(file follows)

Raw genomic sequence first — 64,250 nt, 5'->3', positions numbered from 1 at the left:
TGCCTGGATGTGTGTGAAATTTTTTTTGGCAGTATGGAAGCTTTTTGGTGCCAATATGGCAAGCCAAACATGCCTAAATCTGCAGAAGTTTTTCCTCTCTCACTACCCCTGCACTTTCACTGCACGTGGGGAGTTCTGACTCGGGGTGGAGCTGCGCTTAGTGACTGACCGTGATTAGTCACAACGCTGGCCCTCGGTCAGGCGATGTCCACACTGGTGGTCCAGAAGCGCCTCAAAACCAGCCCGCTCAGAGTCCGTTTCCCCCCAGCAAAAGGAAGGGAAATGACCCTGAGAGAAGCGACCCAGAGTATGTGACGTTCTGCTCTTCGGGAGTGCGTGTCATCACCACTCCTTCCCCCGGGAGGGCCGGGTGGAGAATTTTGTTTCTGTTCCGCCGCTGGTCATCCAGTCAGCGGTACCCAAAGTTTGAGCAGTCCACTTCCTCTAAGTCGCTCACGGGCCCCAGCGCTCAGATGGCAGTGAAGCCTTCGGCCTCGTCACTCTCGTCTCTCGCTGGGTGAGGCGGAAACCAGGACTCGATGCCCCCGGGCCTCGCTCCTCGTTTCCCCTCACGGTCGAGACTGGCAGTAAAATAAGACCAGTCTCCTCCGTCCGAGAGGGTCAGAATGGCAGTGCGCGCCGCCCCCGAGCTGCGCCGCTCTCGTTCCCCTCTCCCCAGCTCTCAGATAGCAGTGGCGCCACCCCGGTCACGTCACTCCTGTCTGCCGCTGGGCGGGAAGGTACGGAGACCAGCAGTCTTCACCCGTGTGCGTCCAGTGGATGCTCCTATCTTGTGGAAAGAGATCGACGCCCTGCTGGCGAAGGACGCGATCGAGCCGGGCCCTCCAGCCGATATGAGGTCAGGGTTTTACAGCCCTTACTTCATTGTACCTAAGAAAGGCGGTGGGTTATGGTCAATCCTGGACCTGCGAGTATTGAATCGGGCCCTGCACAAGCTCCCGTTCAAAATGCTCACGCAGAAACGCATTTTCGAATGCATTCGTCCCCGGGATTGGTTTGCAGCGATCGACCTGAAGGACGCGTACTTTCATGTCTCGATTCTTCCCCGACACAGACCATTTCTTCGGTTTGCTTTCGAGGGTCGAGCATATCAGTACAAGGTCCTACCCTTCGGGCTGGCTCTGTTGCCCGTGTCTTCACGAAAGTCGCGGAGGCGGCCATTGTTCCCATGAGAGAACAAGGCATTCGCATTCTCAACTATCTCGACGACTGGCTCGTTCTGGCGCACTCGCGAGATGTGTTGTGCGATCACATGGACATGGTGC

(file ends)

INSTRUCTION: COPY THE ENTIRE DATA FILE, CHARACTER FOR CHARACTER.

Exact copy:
Raw genomic sequence first — 64,250 nt, 5'->3', positions numbered from 1 at the left:
TGCCTGGATGTGTGTGAAATTTTTTTTGGCAGTATGGAAGCTTTTTGGTGCCAATATGGCAAGCCAAACATGCCTAAATCTGCAGAAGTTTTTCCTCTCTCACTACCCCTGCACTTTCACTGCACGTGGGGAGTTCTGACTCGGGGTGGAGCTGCGCTTAGTGACTGACCGTGATTAGTCACAACGCTGGCCCTCGGTCAGGCGATGTCCACACTGGTGGTCCAGAAGCGCCTCAAAACCAGCCCGCTCAGAGTCCGTTTCCCCCCAGCAAAAGGAAGGGAAATGACCCTGAGAGAAGCGACCCAGAGTATGTGACGTTCTGCTCTTCGGGAGTGCGTGTCATCACCACTCCTTCCCCCGGGAGGGCCGGGTGGAGAATTTTGTTTCTGTTCCGCCGCTGGTCATCCAGTCAGCGGTACCCAAAGTTTGAGCAGTCCACTTCCTCTAAGTCGCTCACGGGCCCCAGCGCTCAGATGGCAGTGAAGCCTTCGGCCTCGTCACTCTCGTCTCTCGCTGGGTGAGGCGGAAACCAGGACTCGATGCCCCCGGGCCTCGCTCCTCGTTTCCCCTCACGGTCGAGACTGGCAGTAAAATAAGACCAGTCTCCTCCGTCCGAGAGGGTCAGAATGGCAGTGCGCGCCGCCCCCGAGCTGCGCCGCTCTCGTTCCCCTCTCCCCAGCTCTCAGATAGCAGTGGCGCCACCCCGGTCACGTCACTCCTGTCTGCCGCTGGGCGGGAAGGTACGGAGACCAGCAGTCTTCACCCGTGTGCGTCCAGTGGATGCTCCTATCTTGTGGAAAGAGATCGACGCCCTGCTGGCGAAGGACGCGATCGAGCCGGGCCCTCCAGCCGATATGAGGTCAGGGTTTTACAGCCCTTACTTCATTGTACCTAAGAAAGGCGGTGGGTTATGGTCAATCCTGGACCTGCGAGTATTGAATCGGGCCCTGCACAAGCTCCCGTTCAAAATGCTCACGCAGAAACGCATTTTCGAATGCATTCGTCCCCGGGATTGGTTTGCAGCGATCGACCTGAAGGACGCGTACTTTCATGTCTCGATTCTTCCCCGACACAGACCATTTCTTCGGTTTGCTTTCGAGGGTCGAGCATATCAGTACAAGGTCCTACCCTTCGGGCTGGCTCTGTTGCCCGTGTCTTCACGAAAGTCGCGGAGGCGGCCATTGTTCCCATGAGAGAACAAGGCATTCGCATTCTCAACTATCTCGACGACTGGCTCGTTCTGGCGCACTCGCGAGATGTGTTGTGCGATCACATGGACATGGTGC